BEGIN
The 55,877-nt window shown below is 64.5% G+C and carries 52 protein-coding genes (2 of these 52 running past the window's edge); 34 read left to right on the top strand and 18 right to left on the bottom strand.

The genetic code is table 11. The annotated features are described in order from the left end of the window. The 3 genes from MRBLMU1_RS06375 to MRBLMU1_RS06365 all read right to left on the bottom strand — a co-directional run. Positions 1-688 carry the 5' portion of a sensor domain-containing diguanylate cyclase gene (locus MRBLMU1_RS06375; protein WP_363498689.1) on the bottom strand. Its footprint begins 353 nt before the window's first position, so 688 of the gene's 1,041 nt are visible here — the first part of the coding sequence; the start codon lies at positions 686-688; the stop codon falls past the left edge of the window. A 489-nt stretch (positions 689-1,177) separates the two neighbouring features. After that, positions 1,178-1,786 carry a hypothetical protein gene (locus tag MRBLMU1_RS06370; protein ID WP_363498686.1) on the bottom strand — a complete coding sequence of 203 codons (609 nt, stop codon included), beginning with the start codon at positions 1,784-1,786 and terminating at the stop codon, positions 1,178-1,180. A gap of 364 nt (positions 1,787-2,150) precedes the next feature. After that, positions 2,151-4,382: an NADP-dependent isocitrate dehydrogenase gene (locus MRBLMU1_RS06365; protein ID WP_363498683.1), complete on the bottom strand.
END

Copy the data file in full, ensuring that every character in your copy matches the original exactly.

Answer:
The 55,877-nt window shown below is 64.5% G+C and carries 52 protein-coding genes (2 of these 52 running past the window's edge); 34 read left to right on the top strand and 18 right to left on the bottom strand.

The genetic code is table 11. The annotated features are described in order from the left end of the window. The 3 genes from MRBLMU1_RS06375 to MRBLMU1_RS06365 all read right to left on the bottom strand — a co-directional run. Positions 1-688 carry the 5' portion of a sensor domain-containing diguanylate cyclase gene (locus MRBLMU1_RS06375; protein WP_363498689.1) on the bottom strand. Its footprint begins 353 nt before the window's first position, so 688 of the gene's 1,041 nt are visible here — the first part of the coding sequence; the start codon lies at positions 686-688; the stop codon falls past the left edge of the window. A 489-nt stretch (positions 689-1,177) separates the two neighbouring features. After that, positions 1,178-1,786 carry a hypothetical protein gene (locus tag MRBLMU1_RS06370; protein ID WP_363498686.1) on the bottom strand — a complete coding sequence of 203 codons (609 nt, stop codon included), beginning with the start codon at positions 1,784-1,786 and terminating at the stop codon, positions 1,178-1,180. A gap of 364 nt (positions 1,787-2,150) precedes the next feature. After that, positions 2,151-4,382: an NADP-dependent isocitrate dehydrogenase gene (locus MRBLMU1_RS06365; protein ID WP_363498683.1), complete on the bottom strand.